State raises concerns about Red Dog Mine spill cleanups

On June 20, 2019, a truck rolled over on the road to Red Dog Port, spilling about 5,300 pounds of zinc concentrate. (Alaska Department of Natural Resources photo)

Following a truck rollover earlier this summer, emails show state regulators raised concerns about how the Red Dog Mine near Kotzebue is cleaning up after spills on the sensitive tundra.

To get to market, material mined at Red Dog has to be trucked 55 miles to port. According to Red Dog and Teck, the Canadian company that operates the mine, about 10,000 truck trips are made every year. State records show five times since 2012, the trucks have rolled over, leading to a spill.

The most recent incident happened on June 20, when approximately 5,300 pounds of zinc concentrate fell out onto the tundra.

While coordinating the cleanup, emails between workers at the Alaska Department of Natural Resources and the Department of Environmental Conservation show the state had issues with how past spills were addressed.

In an email sent to a DNR employee on July 5, a DEC employee wrote “there are a number of roll over spill sites to tundra that need further work.”

Another email sent on July 2 from a DEC employee to DNR noted the agency was working with Red Dog to assess the spill sites and there were a few that “I would like them to basically completely re-do.”

The emails were obtained by Alaska Public Media through a public records request.

In an interview, Tom DeRuyter, the northern Alaska region state on-scene coordinator with DEC, said he’s not aware of any kind of gross negligence on the part of Red Dog, and that given the many truckloads that travel down the road every year, there is always going to be some risk of a spill. But DeRuyter said the state is concerned about lasting harm to the tundra after spill cleanups.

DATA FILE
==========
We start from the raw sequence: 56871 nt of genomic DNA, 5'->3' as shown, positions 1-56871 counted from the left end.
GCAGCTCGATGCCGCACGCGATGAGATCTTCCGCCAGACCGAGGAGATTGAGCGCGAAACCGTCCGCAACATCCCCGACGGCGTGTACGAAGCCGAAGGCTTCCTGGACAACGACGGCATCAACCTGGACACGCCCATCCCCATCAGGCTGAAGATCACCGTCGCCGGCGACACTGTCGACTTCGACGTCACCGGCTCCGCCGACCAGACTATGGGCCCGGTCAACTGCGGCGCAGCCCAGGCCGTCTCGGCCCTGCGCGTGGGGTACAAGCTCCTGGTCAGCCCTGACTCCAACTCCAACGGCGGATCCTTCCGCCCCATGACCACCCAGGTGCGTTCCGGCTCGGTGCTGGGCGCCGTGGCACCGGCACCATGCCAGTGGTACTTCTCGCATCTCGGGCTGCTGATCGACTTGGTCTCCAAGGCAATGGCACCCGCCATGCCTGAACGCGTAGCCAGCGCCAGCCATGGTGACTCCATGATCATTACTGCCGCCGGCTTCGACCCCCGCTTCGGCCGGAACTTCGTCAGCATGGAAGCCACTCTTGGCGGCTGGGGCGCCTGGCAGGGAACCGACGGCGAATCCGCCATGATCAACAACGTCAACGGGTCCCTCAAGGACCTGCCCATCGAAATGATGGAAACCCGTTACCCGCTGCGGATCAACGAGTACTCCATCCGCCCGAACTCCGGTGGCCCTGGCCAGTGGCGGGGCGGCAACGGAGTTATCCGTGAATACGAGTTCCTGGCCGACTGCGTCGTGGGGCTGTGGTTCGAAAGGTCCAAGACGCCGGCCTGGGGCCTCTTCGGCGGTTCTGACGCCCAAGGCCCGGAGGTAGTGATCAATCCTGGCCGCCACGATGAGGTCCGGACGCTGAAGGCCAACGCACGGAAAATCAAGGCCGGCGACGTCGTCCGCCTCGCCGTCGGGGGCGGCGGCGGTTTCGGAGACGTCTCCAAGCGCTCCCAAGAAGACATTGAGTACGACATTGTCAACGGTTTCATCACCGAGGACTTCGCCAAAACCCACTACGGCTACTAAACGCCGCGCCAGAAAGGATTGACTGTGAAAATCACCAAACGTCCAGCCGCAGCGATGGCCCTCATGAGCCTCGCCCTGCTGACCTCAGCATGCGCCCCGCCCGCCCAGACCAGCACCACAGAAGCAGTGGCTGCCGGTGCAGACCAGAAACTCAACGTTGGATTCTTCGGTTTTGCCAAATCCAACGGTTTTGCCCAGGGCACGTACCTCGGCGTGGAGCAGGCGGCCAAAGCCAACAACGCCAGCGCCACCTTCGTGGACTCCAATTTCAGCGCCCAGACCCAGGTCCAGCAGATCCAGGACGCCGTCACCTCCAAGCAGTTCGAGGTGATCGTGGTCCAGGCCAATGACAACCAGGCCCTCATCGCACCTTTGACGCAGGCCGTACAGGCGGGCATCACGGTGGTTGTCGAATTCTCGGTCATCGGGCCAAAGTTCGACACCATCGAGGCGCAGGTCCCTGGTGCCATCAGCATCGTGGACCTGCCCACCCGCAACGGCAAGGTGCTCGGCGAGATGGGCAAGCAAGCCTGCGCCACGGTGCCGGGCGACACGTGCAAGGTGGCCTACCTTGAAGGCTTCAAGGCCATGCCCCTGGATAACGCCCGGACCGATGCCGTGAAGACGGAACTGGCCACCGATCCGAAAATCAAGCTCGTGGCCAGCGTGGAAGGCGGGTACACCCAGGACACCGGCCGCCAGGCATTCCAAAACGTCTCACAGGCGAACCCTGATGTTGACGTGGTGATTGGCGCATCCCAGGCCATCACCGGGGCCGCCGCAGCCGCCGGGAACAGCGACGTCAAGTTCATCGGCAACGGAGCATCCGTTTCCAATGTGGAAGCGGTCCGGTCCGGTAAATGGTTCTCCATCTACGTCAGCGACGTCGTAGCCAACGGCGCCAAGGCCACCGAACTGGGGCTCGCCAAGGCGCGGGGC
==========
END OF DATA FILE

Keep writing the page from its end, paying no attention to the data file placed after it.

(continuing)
“When you start excavating tundra you do really severe damage to the tundra itself,” DeRuyter said. “That takes long-term restoration, and it would be great if we could figure out a way to remove the zinc concentrate without doing the severe damage to the tundra root system that you do with an excavator.”

Tundra can be difficult to rehabilitate after it is dug up. In the emails, workers discussed nonnative plant species that were starting to grow in previous spill sites.

“Successful tundra rehabilitation can be challenging due to the presence of frozen soils and shorter growing seasons,” Patty Burns, an environmental coordinator with DNR, said in an email. “As a result, we try to minimize excavation in tundra during spill responses. Our understanding of tundra rehabilitation has improved in recent years as we’ve learned from similar rehabilitation projects on the North Slope.”

Burns said Red Dog has requested that regulators review past sites with them to make sure they are complying with state requirements going forward.

In the case of the most recent spill, Red Dog did apply for a permit to excavate tundra. According to documents submitted to the state, much of the zinc concentrate was removed from the environment using a vacuum truck.

Greta Schuerch, spokesperson for Red Dog and Teck Alaska, declined an interview request.

In an email, Schuerch said Red Dog works with all involved parties, including government agencies and a subsistence committee made up of Noatak and Kivalina residents, to “ensure a full cleanup of every incident is undertaken and there is no long-term environmental impact.”

Red Dog and Teck said the trucks carrying the zinc concentrate to port are mechanically limited to a speed of 45 mph and the drivers are not paid by the load.

“Every incident is fully investigated to determine the cause and take steps to prevent a re-occurrence,” said Scheurch.

Reporter Nat Herz contributed to this story.

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